instead of endlessly theoretizing about "what is fundamental?" you encapsulate your quest about what eventually could *not* be fundamental into a prequel and a sequel, both being very emotional. I hope that you haven't invented Nadine's story, for if it would be true, there would be a kind of hapiness within a rather abstract analysis of the orthodox worldview of hard science.

"If the ideas above contain a grain of truth, then the mind may ultimately be more fundamental than the world. And more than that: the mind may ultimately not be a prisoner of the body, or of the world, since the latter is only a convenient fiction. But then there may be hope of a kind that we have almost given up, and freedom of a kind that we have never imagined."

I think your attempt would have profited much more (not on the basis of scores, but on the basis of arguments) if you had mentioned that there are strong hints to support what you would wish to be true in the citation above. These hints are called 'near-death experiences' and are trivialized by 'hard science', despite the fact that they are able to show that conscious awareness isn't necessarily bound to the human brain / organism.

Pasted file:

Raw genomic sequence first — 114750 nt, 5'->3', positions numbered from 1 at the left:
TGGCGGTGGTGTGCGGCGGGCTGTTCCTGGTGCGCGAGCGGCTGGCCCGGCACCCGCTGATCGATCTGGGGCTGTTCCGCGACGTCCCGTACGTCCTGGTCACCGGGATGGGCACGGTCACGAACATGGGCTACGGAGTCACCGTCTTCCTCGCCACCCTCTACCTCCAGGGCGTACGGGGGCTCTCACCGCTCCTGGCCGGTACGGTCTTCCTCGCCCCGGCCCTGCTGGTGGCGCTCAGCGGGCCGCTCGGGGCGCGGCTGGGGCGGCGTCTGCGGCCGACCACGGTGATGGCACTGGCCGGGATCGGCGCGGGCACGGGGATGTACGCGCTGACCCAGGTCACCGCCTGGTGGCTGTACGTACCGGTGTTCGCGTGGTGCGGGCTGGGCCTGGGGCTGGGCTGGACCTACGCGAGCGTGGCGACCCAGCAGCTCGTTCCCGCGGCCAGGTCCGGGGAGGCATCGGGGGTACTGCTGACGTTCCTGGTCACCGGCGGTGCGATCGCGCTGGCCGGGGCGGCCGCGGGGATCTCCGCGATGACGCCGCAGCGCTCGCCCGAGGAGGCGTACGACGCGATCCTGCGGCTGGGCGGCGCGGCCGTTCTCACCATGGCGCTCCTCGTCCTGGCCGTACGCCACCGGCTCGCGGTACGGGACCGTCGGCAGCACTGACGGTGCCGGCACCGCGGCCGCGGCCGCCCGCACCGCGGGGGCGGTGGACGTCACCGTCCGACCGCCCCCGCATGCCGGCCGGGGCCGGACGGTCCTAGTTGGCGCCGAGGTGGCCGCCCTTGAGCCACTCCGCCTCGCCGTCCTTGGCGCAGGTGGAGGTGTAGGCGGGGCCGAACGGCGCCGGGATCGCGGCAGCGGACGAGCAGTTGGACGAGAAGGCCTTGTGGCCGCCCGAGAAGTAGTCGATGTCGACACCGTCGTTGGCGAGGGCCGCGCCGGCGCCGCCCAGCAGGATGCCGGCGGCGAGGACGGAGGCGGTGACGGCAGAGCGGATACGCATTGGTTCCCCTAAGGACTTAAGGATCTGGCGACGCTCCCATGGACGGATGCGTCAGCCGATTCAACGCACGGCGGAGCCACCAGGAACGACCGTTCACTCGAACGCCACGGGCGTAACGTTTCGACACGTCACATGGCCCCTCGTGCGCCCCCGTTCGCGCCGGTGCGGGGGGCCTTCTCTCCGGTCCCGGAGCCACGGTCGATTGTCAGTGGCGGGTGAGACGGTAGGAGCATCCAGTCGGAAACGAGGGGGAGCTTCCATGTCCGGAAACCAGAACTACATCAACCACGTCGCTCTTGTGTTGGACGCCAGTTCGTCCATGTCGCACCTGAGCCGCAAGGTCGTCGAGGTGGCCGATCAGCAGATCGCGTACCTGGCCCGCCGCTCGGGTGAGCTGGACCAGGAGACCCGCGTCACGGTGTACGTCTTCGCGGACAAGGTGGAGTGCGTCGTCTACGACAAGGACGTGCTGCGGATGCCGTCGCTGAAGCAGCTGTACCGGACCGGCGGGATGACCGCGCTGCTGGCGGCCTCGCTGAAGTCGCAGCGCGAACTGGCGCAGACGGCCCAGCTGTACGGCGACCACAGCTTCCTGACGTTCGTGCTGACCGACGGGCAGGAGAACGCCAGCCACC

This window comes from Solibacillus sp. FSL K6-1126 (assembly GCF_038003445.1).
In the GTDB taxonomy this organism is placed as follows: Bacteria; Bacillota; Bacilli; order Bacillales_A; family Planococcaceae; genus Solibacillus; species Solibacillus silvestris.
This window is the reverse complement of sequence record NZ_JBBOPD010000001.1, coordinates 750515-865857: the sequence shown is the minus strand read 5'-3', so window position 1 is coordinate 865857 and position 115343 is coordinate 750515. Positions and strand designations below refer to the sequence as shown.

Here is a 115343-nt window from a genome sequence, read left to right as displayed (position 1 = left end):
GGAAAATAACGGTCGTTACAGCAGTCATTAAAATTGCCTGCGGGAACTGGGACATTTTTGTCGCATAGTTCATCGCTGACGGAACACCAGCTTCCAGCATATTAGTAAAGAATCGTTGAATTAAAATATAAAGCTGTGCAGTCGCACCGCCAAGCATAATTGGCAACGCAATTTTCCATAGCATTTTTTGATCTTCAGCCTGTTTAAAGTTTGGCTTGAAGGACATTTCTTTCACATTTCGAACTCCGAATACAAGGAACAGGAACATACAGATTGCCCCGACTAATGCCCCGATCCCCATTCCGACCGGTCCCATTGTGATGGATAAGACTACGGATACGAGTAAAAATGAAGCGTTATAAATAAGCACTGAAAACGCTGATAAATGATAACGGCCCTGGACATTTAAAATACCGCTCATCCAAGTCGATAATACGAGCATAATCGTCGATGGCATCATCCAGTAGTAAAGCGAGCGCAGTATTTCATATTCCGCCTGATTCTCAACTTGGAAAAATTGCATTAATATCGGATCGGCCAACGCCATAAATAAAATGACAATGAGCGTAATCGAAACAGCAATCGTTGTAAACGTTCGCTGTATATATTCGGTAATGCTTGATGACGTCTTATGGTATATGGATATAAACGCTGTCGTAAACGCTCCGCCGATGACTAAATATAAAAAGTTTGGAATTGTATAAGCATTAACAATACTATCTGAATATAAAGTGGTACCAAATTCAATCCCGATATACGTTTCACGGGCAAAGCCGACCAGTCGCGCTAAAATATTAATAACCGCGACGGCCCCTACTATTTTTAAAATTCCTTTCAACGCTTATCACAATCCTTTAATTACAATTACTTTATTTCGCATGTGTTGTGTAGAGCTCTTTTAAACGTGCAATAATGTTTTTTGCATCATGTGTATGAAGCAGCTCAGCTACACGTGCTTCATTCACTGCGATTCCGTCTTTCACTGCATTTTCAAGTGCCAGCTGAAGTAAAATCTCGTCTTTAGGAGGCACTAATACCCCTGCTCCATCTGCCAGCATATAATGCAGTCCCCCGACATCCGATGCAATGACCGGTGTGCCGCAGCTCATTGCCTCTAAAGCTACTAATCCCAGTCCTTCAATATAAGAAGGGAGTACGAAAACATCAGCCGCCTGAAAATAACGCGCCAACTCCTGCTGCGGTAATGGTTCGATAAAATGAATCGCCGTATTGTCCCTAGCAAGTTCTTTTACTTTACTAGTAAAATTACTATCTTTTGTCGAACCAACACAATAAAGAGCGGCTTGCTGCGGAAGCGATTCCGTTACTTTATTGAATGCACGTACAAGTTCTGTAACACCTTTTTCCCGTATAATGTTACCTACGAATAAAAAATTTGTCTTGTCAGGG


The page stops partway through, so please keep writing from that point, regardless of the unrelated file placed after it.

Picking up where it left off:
Since these are valid phenomena, i wonder why nobody in this contest takes them into account, but rather circumvent them by loosely using wordings like 'consciousness field' and other abstract things like that. At least you were brave enough to question all these abstract musings at the beginning and the end of your essay.

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Author Markus P Mueller replied on Feb. 3, 2018 @ 15:02 GMT
Dear Stefan,

thanks for reading and your comment!

No, the story of Nadine is not invented. It is true -- I've worked for a year at a day care place for blind and multiply disabled children.

You are raising an interesting point. I still think that there is a good reason that nobody mentions the experiences that you talked about. Namely, they correspond to subjective experience. Everybody should feel free to use their subjective experience (or that of other people they trust) as a guidance to this world. But scientific knowledge is still of a different kind: it is either empirically testable in a way that makes it more reliable in a specific sense, or it is based on mathematics and thus logics (if A and B are true, then C cannot be true etc.). The experiences you mentioned do not seem to be of that kind.